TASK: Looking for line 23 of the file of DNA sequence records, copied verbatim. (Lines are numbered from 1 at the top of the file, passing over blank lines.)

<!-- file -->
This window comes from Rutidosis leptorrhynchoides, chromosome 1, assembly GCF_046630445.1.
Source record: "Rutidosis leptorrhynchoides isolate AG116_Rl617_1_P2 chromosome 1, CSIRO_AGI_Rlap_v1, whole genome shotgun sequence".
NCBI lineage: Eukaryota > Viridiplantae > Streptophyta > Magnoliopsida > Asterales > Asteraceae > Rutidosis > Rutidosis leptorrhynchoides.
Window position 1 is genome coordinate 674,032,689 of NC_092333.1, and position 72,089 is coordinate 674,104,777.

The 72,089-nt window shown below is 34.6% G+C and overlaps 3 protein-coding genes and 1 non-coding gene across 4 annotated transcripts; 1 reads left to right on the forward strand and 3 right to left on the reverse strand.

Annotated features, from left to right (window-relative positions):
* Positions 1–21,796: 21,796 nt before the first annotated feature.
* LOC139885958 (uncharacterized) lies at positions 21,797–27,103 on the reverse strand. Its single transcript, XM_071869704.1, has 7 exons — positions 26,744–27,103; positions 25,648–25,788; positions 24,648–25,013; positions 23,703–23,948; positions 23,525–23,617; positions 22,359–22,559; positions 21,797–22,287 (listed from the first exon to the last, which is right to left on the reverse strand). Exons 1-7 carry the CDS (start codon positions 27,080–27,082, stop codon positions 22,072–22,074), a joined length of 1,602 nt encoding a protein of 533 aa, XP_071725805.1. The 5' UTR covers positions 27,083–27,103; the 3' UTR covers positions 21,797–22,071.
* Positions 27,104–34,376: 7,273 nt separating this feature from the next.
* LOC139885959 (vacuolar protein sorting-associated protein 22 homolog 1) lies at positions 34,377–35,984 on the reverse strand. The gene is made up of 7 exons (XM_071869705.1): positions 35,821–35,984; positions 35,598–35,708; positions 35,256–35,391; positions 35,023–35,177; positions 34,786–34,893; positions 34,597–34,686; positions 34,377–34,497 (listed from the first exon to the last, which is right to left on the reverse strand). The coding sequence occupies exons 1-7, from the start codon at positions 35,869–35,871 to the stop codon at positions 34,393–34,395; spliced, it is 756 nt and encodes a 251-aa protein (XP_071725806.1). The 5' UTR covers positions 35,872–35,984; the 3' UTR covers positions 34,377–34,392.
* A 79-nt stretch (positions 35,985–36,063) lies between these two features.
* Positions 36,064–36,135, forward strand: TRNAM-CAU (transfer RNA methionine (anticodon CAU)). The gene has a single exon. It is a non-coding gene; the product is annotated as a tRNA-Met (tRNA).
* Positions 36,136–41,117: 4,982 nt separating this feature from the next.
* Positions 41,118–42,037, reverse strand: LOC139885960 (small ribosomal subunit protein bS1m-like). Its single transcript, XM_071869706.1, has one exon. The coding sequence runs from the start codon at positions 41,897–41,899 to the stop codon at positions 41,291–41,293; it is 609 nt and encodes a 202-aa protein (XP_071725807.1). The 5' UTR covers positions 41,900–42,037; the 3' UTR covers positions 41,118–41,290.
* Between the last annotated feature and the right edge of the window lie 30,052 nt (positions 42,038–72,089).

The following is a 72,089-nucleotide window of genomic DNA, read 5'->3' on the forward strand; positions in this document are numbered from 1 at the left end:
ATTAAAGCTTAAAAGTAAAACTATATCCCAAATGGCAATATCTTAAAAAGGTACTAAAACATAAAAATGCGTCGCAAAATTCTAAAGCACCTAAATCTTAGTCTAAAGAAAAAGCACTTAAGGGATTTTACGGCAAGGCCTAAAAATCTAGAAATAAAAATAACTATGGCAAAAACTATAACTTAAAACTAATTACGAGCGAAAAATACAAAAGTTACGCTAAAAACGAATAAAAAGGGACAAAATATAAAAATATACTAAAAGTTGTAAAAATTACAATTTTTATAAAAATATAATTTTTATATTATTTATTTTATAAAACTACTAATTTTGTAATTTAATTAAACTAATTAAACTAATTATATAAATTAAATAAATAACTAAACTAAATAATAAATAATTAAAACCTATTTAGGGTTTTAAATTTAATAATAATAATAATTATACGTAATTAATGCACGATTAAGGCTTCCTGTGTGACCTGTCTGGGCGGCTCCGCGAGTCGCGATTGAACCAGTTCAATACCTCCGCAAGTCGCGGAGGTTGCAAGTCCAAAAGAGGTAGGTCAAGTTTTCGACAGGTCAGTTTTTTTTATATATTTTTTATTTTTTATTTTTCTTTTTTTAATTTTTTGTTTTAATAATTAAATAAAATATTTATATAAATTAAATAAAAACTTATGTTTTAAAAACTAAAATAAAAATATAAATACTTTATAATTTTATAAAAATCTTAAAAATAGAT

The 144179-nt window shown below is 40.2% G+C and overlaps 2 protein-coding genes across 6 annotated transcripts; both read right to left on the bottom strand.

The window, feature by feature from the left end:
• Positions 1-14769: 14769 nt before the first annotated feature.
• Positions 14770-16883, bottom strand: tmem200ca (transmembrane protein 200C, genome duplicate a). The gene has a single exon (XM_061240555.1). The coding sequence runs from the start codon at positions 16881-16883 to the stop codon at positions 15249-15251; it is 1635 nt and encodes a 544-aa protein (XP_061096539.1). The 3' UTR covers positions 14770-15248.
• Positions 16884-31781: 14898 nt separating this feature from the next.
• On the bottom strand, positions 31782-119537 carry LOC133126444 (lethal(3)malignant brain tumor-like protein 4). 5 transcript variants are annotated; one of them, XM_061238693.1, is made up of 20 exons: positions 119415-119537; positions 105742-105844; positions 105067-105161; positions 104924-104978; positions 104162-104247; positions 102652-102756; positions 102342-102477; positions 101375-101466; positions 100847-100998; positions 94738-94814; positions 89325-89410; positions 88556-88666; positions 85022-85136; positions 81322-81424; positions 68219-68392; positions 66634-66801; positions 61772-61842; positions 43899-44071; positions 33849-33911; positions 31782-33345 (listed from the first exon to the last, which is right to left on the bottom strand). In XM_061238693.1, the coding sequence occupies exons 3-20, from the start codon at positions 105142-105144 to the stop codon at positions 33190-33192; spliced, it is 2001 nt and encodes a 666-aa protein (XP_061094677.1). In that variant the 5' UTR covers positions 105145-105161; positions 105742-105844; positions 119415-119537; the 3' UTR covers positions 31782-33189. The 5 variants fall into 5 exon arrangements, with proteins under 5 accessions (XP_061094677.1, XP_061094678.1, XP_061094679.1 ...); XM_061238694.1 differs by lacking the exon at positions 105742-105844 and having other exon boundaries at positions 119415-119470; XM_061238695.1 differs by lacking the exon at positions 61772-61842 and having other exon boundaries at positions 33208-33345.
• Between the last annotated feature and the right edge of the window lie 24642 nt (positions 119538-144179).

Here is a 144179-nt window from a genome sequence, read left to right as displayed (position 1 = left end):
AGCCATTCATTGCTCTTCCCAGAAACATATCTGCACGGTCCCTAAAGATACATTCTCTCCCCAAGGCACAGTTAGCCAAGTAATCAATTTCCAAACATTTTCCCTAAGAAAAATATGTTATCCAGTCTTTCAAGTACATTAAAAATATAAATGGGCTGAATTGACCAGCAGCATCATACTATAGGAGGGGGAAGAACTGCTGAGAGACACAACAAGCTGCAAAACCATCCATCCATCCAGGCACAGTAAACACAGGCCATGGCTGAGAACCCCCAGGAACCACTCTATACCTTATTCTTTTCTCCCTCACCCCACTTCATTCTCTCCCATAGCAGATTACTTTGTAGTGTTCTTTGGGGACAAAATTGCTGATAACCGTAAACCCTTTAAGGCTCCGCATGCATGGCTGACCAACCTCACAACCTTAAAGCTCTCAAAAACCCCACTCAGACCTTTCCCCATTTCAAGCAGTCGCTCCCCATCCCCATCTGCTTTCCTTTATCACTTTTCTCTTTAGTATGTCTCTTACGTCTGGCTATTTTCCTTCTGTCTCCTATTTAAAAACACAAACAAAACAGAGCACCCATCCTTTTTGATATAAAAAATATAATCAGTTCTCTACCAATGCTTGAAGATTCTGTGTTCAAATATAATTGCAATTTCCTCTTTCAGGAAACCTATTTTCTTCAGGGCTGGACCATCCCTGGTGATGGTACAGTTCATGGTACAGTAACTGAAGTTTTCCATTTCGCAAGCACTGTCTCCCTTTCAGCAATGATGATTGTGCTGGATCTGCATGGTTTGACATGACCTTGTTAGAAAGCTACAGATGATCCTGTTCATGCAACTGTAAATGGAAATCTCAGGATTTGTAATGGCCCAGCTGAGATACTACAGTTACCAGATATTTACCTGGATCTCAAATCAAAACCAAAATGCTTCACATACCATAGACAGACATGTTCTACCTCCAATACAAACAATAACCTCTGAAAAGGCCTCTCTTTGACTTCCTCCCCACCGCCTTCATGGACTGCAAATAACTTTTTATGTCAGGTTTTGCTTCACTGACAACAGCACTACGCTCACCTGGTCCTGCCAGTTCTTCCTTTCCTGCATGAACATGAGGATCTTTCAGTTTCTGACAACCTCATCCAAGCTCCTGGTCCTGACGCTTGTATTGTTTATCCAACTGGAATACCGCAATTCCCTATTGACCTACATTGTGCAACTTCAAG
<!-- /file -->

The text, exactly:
• On the bottom strand, positions 31782-119537 carry LOC133126444 (lethal(3)malignant brain tumor-like protein 4). 5 transcript variants are annotated; one of them, XM_061238693.1, is made up of 20 exons: positions 119415-119537; positions 105742-105844; positions 105067-105161; positions 104924-104978; positions 104162-104247; positions 102652-102756; positions 102342-102477; positions 101375-101466; positions 100847-100998; positions 94738-94814; positions 89325-89410; positions 88556-88666; positions 85022-85136; positions 81322-81424; positions 68219-68392; positions 66634-66801; positions 61772-61842; positions 43899-44071; positions 33849-33911; positions 31782-33345 (listed from the first exon to the last, which is right to left on the bottom strand). In XM_061238693.1, the coding sequence occupies exons 3-20, from the start codon at positions 105142-105144 to the stop codon at positions 33190-33192; spliced, it is 2001 nt and encodes a 666-aa protein (XP_061094677.1). In that variant the 5' UTR covers positions 105145-105161; positions 105742-105844; positions 119415-119537; the 3' UTR covers positions 31782-33189. The 5 variants fall into 5 exon arrangements, with proteins under 5 accessions (XP_061094677.1, XP_061094678.1, XP_061094679.1 ...); XM_061238694.1 differs by lacking the exon at positions 105742-105844 and having other exon boundaries at positions 119415-119470; XM_061238695.1 differs by lacking the exon at positions 61772-61842 and having other exon boundaries at positions 33208-33345.